Tuesday, May 24, 2016

Crimim* (for Crimin*)

While I have always been an admiring fan of "Weird Al" Yankovic, I haven't really been keeping up with his amazingly prolific career of late. So I was pleased to have been shown a recent clip from The Late Show with Stephen Colbert, where he performed a grumpily grammar-themed parody number called "Word Crimes"—a G-rated, F-graded send-up of Robin Thicke's sexy/sexist and controversial rap song "Blurred Lines." If anybody can pull off "spoken word" poetry about the process of writing, it's a word nerd like Weird Al. (He's downright antic and quite pedantic, wielding grammar as if he were MC Hammer!) He chides older listeners for their "errant" and "incoherent" e-mail and tweaks the tweeters for their childish constructions: "Be, see, are, you are words, not letters," he explains, adding, "Get it together!" He gives us a pass on the "Oxford comma" because, he admits, he doesn't want "all your drama." But then snidely murmurs: "Saw your blog post. It's really fantastic! That was sarcastic. 'Cause you write like a spastic." "Word Crimes" (in contrast to its lurid inspiration) is frankly educational and inoffensively amusing, but it does perhaps push the PC envelope just a bit (by using a word such as "spastic," for example, a slur I can easily imagine a young Yankovic having been called on the school playground). In any case, if Al is ever accused of committing a "word crime" himself, he can always rely on the excellent rhyming defense. Today's typo was caught red-handed, six times in OhioLINK, and 91 times in WorldCat.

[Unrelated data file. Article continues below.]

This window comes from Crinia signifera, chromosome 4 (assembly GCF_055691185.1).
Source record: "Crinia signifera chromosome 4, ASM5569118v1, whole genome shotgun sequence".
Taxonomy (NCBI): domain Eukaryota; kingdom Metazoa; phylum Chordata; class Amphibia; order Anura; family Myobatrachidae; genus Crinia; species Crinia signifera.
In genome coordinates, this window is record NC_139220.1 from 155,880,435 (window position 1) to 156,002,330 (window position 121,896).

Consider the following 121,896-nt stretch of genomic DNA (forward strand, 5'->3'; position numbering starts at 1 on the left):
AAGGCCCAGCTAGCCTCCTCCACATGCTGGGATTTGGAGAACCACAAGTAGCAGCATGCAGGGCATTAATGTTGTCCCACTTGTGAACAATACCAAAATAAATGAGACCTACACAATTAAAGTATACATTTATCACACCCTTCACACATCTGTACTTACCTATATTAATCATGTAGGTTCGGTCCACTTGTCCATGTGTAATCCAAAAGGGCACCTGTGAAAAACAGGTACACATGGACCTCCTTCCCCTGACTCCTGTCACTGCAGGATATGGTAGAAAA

(Title card for "Word Crimes" video, from Wikimedia Commons.)

Carol Reid

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